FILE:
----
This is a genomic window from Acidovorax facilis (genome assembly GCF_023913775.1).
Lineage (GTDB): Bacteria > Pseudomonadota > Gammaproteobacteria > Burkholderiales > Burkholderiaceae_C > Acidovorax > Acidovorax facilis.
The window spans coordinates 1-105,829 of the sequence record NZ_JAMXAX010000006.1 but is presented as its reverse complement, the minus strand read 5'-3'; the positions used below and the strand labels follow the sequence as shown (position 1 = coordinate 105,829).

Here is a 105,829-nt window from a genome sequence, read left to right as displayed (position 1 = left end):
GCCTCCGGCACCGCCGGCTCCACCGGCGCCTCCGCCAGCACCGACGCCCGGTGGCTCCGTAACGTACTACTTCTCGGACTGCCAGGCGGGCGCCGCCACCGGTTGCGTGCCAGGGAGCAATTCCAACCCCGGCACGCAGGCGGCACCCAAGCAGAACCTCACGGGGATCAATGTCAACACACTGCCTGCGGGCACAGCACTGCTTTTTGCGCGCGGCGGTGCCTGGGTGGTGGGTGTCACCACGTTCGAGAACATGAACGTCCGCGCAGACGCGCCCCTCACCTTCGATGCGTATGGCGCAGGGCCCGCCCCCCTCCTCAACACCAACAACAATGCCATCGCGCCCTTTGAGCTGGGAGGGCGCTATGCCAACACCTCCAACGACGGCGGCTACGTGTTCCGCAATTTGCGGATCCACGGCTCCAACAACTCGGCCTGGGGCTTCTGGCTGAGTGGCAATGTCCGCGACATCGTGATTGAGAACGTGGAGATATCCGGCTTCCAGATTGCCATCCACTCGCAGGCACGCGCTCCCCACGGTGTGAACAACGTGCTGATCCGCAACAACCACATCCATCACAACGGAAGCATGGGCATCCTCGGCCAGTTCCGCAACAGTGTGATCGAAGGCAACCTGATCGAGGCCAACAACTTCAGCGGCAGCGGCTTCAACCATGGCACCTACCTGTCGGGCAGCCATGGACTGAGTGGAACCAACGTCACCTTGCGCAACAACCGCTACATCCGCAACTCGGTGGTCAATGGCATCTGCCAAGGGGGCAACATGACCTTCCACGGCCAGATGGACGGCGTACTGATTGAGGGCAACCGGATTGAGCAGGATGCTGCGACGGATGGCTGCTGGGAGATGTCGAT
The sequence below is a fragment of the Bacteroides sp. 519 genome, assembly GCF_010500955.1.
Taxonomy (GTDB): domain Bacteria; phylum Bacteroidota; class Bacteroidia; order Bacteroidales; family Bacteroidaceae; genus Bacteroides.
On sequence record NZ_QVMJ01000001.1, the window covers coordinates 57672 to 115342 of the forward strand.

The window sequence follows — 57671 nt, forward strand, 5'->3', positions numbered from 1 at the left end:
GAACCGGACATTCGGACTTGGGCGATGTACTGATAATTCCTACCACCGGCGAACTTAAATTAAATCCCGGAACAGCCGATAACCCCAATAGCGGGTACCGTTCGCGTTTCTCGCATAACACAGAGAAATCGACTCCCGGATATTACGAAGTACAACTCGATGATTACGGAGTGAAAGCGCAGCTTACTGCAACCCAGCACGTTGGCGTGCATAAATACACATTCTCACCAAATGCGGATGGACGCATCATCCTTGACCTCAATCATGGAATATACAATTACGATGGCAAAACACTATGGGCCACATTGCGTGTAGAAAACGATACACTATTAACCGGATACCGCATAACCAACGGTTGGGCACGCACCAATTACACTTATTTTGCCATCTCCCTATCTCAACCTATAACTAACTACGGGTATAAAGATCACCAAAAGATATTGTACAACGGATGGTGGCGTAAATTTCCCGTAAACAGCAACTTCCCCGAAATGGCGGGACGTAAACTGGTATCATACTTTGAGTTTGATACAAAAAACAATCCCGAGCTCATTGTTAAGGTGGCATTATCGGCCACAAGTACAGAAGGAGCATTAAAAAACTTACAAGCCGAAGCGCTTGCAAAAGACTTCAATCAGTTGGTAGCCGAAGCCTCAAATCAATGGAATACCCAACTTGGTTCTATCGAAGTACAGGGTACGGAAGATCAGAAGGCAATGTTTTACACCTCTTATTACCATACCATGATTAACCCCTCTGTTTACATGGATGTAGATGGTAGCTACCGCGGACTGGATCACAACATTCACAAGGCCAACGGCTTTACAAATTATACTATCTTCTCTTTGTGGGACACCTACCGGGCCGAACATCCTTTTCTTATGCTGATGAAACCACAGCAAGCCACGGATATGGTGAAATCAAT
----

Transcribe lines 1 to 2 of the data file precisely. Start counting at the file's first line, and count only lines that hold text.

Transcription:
This is a genomic window from Acidovorax facilis (genome assembly GCF_023913775.1).
Lineage (GTDB): Bacteria > Pseudomonadota > Gammaproteobacteria > Burkholderiales > Burkholderiaceae_C > Acidovorax > Acidovorax facilis.